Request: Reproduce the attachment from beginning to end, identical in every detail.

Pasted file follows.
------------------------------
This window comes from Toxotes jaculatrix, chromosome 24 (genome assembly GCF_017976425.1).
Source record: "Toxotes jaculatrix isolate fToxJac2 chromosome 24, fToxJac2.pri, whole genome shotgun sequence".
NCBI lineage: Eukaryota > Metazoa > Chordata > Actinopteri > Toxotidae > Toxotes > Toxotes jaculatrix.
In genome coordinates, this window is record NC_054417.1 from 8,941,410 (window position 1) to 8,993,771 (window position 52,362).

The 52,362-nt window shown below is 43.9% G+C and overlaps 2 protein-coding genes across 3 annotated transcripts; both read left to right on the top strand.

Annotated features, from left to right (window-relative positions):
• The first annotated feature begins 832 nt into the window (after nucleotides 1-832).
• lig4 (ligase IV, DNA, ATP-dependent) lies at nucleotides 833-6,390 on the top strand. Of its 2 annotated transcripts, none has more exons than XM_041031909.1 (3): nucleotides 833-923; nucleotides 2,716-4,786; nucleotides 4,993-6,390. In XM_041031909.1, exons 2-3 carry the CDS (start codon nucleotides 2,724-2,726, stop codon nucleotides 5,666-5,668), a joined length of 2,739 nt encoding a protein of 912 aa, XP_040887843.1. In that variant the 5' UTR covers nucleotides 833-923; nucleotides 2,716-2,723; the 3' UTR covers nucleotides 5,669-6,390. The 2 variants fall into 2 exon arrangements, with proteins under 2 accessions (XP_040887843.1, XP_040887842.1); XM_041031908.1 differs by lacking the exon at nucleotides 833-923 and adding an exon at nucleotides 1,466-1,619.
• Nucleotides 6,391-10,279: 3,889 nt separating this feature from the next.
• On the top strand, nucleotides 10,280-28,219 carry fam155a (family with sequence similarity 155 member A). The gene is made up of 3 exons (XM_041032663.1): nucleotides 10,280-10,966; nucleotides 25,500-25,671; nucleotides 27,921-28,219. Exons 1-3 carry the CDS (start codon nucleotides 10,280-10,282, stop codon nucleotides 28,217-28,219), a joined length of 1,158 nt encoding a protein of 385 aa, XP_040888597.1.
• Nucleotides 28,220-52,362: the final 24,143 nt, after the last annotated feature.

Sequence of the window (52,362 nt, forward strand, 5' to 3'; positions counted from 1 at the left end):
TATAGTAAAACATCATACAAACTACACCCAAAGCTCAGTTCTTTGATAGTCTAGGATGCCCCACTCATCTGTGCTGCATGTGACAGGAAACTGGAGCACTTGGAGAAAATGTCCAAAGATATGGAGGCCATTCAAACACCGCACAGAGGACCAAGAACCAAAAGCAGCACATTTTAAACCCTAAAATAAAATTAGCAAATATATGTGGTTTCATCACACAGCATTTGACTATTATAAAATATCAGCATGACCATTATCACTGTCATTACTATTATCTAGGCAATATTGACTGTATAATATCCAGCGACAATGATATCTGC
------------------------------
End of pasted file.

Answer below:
This window comes from Toxotes jaculatrix, chromosome 24 (genome assembly GCF_017976425.1).
Source record: "Toxotes jaculatrix isolate fToxJac2 chromosome 24, fToxJac2.pri, whole genome shotgun sequence".
NCBI lineage: Eukaryota > Metazoa > Chordata > Actinopteri > Toxotidae > Toxotes > Toxotes jaculatrix.
In genome coordinates, this window is record NC_054417.1 from 8,941,410 (window position 1) to 8,993,771 (window position 52,362).

The 52,362-nt window shown below is 43.9% G+C and overlaps 2 protein-coding genes across 3 annotated transcripts; both read left to right on the top strand.

Annotated features, from left to right (window-relative positions):
• The first annotated feature begins 832 nt into the window (after nucleotides 1-832).
• lig4 (ligase IV, DNA, ATP-dependent) lies at nucleotides 833-6,390 on the top strand. Of its 2 annotated transcripts, none has more exons than XM_041031909.1 (3): nucleotides 833-923; nucleotides 2,716-4,786; nucleotides 4,993-6,390. In XM_041031909.1, exons 2-3 carry the CDS (start codon nucleotides 2,724-2,726, stop codon nucleotides 5,666-5,668), a joined length of 2,739 nt encoding a protein of 912 aa, XP_040887843.1. In that variant the 5' UTR covers nucleotides 833-923; nucleotides 2,716-2,723; the 3' UTR covers nucleotides 5,669-6,390. The 2 variants fall into 2 exon arrangements, with proteins under 2 accessions (XP_040887843.1, XP_040887842.1); XM_041031908.1 differs by lacking the exon at nucleotides 833-923 and adding an exon at nucleotides 1,466-1,619.
• Nucleotides 6,391-10,279: 3,889 nt separating this feature from the next.
• On the top strand, nucleotides 10,280-28,219 carry fam155a (family with sequence similarity 155 member A). The gene is made up of 3 exons (XM_041032663.1): nucleotides 10,280-10,966; nucleotides 25,500-25,671; nucleotides 27,921-28,219. Exons 1-3 carry the CDS (start codon nucleotides 10,280-10,282, stop codon nucleotides 28,217-28,219), a joined length of 1,158 nt encoding a protein of 385 aa, XP_040888597.1.
• Nucleotides 28,220-52,362: the final 24,143 nt, after the last annotated feature.

Sequence of the window (52,362 nt, forward strand, 5' to 3'; positions counted from 1 at the left end):
TATAGTAAAACATCATACAAACTACACCCAAAGCTCAGTTCTTTGATAGTCTAGGATGCCCCACTCATCTGTGCTGCATGTGACAGGAAACTGGAGCACTTGGAGAAAATGTCCAAAGATATGGAGGCCATTCAAACACCGCACAGAGGACCAAGAACCAAAAGCAGCACATTTTAAACCCTAAAATAAAATTAGCAAATATATGTGGTTTCATCACACAGCATTTGACTATTATAAAATATCAGCATGACCATTATCACTGTCATTACTATTATCTAGGCAATATTGACTGTATAATATCCAGCGACAATGATATCTGC